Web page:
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Project Details
STATUS

Completed

START DATE

08/08/17

END DATE

08/08/17

RESEARCH CENTERS InTrans, SWZDI
SPONSORS

Case Construction Equipment
Nebraska

Researchers
Principal Investigator
Ronald Faller

University of Nebraska

Principal Investigator
Robert W. Bielenberg

Nebraska Transportation Center

Principal Investigator
John Reid

University of Nebraska, Lincoln

Principal Investigator
Dylan Meyer

University of Nebraska, Lincoln

About the research

Portable concrete barrier (PCB) systems are often used to redirect errant vehicles through a combination of inertial resistance, lateral friction loads, and tensile loads developed from the mass and friction of the barrier segments. State departments of transportation (DOTs) and other end users may wish to utilize minimal length PCB installations to shield a hazard or work zone or limit the number of barriers required on the upstream and downstream ends to reduce overall system length. However, concerns with the performance of shorter PCB installations include increased lateral deflections and working widths and barrier pocketing. Additionally, no impact testing has been performed near the upstream or downstream ends of the free-standing PCB system to determine the limits of the length of need (LON) of the system. These impacts may increase the potential for gating through the system, pocketing, rapid deceleration, and/or vehicle instability. The objective of this research study was to investigate and evaluate the safety performance of a previously developed F-shape PCB system to determine minimum system length and the number of barriers required for the beginning and end of the LON. LS-DYNA simulation modeling was applied to determine potential beginning and end of LON points on reduced system lengths to select a configuration for full-scale testing and evaluation of a minimum length PCB system. A 100-ft long PCB installation was selected, and full-scale crash testing was conducted on the beginning and end of LON of the reduced length system. Test no. NELON-1 was conducted to MASH test designation 3-35 criteria on the beginning of LON of the 100-ft long PCB installation, and the vehicle was safely redirected. Test no. NELON-2 was conducted to modified MASH test designation no. 3-37 criteria on the end of LON of the 100-ft long PCB installation, but the test was deemed a failure as the vehicle demonstrated a roll angle in excess of 75 degrees. Review of the crash test results suggested that a nine barrier or 112.5-ft long PCB installation would perform acceptably.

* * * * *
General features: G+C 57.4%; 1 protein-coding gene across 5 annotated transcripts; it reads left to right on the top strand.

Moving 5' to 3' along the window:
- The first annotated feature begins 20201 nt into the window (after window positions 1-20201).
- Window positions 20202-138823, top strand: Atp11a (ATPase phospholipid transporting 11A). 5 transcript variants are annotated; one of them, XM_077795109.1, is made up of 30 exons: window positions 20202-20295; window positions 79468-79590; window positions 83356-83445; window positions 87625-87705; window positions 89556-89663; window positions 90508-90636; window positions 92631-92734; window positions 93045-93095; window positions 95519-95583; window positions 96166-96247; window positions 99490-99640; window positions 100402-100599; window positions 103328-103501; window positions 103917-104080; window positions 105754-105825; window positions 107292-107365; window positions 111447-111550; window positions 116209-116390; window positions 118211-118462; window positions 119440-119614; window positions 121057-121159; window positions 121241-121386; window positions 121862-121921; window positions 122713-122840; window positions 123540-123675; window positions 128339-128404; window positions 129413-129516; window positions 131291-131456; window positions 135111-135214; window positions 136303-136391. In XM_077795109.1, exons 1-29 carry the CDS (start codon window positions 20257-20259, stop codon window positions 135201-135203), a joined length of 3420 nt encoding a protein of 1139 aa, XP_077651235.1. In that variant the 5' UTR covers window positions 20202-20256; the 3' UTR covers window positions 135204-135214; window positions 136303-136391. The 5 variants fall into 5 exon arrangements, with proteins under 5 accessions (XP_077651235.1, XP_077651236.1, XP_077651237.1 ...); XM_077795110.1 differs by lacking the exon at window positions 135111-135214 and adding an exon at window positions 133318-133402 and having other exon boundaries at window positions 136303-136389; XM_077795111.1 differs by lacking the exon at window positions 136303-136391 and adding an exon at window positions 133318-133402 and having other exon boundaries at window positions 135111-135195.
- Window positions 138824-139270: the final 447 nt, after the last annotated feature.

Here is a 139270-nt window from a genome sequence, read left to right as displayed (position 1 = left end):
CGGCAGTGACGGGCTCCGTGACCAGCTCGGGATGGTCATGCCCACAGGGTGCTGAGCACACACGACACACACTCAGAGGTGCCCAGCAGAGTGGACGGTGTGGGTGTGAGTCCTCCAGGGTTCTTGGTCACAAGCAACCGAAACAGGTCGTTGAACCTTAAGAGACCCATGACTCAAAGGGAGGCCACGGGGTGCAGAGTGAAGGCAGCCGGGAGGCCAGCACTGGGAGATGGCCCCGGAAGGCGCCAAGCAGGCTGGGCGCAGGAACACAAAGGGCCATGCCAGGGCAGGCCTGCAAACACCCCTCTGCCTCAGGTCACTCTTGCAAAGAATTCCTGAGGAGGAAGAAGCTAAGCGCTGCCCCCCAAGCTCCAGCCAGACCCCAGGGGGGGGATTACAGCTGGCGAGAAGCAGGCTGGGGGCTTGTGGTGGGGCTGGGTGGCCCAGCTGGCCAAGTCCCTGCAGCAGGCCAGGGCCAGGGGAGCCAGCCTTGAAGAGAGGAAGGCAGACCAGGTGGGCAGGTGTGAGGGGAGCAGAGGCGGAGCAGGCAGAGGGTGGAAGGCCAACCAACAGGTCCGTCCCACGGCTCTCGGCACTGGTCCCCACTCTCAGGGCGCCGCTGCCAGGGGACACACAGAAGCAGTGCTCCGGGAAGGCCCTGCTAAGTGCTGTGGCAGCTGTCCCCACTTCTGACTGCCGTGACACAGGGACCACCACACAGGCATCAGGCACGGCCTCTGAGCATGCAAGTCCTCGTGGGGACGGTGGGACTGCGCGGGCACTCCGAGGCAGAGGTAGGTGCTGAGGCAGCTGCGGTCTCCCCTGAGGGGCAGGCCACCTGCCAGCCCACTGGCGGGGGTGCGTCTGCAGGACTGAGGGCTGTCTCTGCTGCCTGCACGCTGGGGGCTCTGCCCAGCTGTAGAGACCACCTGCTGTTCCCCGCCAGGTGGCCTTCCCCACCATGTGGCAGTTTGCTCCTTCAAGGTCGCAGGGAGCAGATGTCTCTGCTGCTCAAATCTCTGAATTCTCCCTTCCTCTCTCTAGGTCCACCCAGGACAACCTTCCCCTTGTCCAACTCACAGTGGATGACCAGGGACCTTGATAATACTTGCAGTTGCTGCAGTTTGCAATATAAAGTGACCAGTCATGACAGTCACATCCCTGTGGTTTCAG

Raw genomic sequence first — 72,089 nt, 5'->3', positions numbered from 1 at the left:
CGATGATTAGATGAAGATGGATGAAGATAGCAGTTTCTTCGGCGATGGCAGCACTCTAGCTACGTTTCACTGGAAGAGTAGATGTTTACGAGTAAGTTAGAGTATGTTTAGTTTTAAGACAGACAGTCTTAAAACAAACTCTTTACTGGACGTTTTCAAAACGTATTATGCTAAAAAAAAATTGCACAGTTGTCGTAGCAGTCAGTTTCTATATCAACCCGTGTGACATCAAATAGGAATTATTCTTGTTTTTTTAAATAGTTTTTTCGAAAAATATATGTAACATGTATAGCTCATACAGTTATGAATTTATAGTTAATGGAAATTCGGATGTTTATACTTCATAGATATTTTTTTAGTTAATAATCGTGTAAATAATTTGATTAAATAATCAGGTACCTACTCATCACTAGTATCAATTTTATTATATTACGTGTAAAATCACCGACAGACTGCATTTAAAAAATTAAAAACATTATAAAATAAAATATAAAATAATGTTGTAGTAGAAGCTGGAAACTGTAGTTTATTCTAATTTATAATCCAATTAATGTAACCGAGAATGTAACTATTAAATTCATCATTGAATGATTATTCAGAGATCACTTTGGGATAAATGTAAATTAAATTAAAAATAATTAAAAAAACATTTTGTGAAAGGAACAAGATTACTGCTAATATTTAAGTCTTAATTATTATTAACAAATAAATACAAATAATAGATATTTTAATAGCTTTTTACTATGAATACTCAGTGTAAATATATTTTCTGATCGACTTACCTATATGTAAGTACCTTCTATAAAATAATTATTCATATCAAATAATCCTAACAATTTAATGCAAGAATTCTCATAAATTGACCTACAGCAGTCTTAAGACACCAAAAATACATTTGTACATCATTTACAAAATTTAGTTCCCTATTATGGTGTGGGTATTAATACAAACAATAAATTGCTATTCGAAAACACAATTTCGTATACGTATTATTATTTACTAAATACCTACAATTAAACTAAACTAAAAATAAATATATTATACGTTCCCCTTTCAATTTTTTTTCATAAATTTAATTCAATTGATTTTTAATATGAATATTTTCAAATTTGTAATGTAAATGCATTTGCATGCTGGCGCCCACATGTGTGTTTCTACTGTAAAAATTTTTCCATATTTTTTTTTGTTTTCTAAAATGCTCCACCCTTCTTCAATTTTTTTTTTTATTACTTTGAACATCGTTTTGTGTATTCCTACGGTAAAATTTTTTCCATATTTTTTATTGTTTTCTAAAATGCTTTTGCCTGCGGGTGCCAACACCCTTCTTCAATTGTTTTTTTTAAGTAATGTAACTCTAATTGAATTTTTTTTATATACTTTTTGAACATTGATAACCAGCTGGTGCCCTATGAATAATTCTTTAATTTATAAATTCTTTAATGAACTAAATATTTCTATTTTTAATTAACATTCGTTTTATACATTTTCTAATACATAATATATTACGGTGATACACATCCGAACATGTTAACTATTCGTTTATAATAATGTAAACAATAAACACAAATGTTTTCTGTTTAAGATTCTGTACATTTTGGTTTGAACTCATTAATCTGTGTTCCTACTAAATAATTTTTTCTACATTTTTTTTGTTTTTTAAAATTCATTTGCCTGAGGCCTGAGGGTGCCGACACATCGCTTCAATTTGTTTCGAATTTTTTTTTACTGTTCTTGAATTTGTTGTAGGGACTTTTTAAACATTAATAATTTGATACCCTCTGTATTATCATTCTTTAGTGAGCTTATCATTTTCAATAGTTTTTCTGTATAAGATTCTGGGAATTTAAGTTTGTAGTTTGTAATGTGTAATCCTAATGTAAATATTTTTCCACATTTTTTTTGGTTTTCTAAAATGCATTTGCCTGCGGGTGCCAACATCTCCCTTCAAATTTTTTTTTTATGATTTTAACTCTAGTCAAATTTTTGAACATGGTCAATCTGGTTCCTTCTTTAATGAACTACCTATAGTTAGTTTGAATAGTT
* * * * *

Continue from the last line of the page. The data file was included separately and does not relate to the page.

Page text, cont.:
Project Details
STATUS

Completed

START DATE

09/01/07

END DATE

08/01/11

RESEARCH CENTERS InTrans, CEER, CTRE
SPONSORS

Ammann Construction Equipment
Bomag Americas, Inc.
Case Construction Equipment
Dynapac
Federal Highway Administration Transportation Pooled Fund (TPF-5(128))
Sakai Heavy Industries Ltd.
State DOT Partners: IN, KS, MN, MS, ND, NY, TX
Transtec Group

Researchers
Principal Investigator
David White

Geotechnical Engineer

Co-Principal Investigator
Heath Gieselman

Assistant Scientist

Co-Principal Investigator
Pavana Vennapusa

Research Assistant Professor

About the research

A full description of the project is available on the Federal Highway Administration pooled fund study website.

CEER team members are involved in the project to provide expertise with compaction monitoring technologies, conduct in-situ testing on field project sites using the Geotechnical Mobile Lab and open houses on field project sites to disseminate project findings, and provide training to agency and industry participants.